Owl Embedded Python for 32-bit Microcontrollers

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The Owl Embedded Python System

The Owl Embedded Python System is a free and open-source system for programming small 32-bit microcontrollers in Python. It is dramatically easier to use than other programming environments for microcontrollers, while still powerful enough to build just about anything. Try it out today!

Owl is currently in a limited release. Right now, we have released VM binaries for TI Stellaris microcontrollers and the user toolchain as well as the complete source code. This is enough to get started programming microcontrollers, though there are more pieces yet to be released:

If you have any questions about Owl, contact us at twb@embeddedpython.org


Modern microcontrollers are almost always programmed in C. Applications run at a very low level without a real operating system. They are painfully difficult to debug, analyze, and maintain. At best, a simple real-time operating system (RTOS) is used for thread scheduling, synchronization, and communication. These systems provide primitive, low-level mechanisms that require expert knowledge to use and do very little to simplify programming. At worst, they are programmed on the bare metal, perhaps even without a C standard library. As the the electronic devices of the world become more and more complex, we absolutely have to do something to make embedded development easier.

We believe that the best way to do this is to run embedded software on top of a managed run-time system. We have developed and released as open-source an efficient embedded Python programming environment named Owl. Owl is a complete Python development toolchain and run-time system targeting systems that lack the resources to run a traditional operating system, but are still capable of running sophisticated software systems. Owl is a complete system, including an interactive development environment, a set of profilers, and an interpreter. It is derived from portions of several open-source projects, including CPython and Baobab. Most notably, the core run-time system for Owl is a modified version of Dean Hall’s Python-on-a-Chip.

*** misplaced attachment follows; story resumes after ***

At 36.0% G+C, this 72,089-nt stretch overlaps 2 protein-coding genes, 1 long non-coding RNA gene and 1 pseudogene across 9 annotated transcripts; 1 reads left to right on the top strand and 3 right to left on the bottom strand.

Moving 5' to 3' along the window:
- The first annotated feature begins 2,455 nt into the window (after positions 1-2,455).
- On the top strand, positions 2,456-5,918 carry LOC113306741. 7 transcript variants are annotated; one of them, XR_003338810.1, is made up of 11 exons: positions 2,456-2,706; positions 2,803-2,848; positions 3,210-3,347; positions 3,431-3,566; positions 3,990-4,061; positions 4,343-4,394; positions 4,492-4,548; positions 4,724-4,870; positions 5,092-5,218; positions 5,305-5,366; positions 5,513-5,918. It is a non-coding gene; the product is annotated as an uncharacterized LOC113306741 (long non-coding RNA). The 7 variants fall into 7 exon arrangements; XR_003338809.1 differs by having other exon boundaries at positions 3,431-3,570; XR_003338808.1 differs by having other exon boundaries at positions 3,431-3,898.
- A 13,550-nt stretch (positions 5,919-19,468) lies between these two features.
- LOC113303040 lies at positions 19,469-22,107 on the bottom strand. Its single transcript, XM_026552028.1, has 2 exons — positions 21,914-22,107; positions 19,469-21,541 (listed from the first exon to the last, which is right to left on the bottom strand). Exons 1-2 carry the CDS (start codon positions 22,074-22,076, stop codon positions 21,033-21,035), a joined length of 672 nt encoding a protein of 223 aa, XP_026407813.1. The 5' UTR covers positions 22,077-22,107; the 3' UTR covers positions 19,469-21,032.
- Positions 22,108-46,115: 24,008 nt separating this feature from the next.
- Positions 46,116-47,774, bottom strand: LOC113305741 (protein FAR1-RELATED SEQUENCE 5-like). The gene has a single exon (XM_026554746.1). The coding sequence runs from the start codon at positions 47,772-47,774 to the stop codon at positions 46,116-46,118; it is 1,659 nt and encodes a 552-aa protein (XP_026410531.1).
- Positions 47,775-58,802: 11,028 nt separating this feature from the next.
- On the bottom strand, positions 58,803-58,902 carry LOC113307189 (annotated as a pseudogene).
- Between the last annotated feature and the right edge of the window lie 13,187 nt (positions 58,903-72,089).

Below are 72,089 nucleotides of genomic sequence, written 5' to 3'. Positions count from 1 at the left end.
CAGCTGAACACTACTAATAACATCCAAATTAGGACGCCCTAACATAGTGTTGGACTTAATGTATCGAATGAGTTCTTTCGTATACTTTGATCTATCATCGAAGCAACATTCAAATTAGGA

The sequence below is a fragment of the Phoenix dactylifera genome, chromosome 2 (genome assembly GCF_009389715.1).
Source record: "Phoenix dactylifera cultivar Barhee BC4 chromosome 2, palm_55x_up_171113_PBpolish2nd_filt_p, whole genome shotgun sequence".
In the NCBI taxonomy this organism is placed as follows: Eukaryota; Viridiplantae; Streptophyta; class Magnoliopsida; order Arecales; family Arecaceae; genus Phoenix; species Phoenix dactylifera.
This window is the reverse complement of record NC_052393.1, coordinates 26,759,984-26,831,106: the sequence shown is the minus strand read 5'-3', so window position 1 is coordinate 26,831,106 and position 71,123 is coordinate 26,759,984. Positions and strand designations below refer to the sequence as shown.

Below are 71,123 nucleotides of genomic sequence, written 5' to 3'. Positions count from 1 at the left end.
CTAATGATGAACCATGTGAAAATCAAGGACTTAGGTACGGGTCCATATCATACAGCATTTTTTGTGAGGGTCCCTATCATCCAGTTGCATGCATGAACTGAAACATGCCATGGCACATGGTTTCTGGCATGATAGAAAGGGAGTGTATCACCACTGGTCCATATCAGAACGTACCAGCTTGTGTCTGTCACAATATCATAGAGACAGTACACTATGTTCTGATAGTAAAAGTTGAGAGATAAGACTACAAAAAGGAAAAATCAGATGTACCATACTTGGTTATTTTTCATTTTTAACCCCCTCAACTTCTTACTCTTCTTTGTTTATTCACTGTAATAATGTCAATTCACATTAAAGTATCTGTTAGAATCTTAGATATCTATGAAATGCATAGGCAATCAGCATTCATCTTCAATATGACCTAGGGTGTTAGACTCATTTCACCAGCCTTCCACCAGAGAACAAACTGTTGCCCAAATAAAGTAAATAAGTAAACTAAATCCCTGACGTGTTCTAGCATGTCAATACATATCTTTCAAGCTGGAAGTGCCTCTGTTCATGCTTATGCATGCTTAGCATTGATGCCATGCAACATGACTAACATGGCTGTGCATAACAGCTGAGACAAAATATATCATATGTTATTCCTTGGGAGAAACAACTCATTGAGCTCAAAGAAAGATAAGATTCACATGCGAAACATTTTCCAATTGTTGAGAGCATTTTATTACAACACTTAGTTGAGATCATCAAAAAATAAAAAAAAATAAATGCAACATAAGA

Overall, we believe that Owl is the most productive, easy-to-use system in the world for programming small computers.

Installing Owl

The easiest way to learn about Owl is to dive in and get started. It’s easy and fun! First, install the command-line user utilities from the Python Package Index (PyPI) and easy_install. This should work out of the box on any system already running Python 2.7, including any recent version of Linux or OS X.

Next, make sure that you are using a microcontroller that is supported by Owl. Currently, the only chips supported are the TI Stellaris LM3S9x9x series. We’ve tested the platform on other chips and they will be supported soon. If you can’t wait that long, help us out by porting it!

Finally, you’re ready to connect to the microcontroller!

Using Owl

Once you have Owl installed, you’ll want to get started. Owl is very similar to normal Python. If you know Python already, you should be just about ready to get started. If you don’t, it’s an easy language to pick up. The official Python tutorial is a great introduction, and most of what you read there should be applicable to Owl. Hordes of first-semester freshmen have learned their first Python (and generally their first programming) on Owl over the past few years, so you can too.

To connect to the microcontroller, you will use the mcu utility to start the interactive prompt.

Of course, just using a microcontroller as a computer isn’t much fun. We want to interact with the world. Owl comes with driver libraries to do exactly that. Take a look at the pages linked below to see what you can do.

Hacking with Owl

Owl is open-source, published on GitHub. It can be freely copied, modified and distributed. Let us know what you’re doing with it!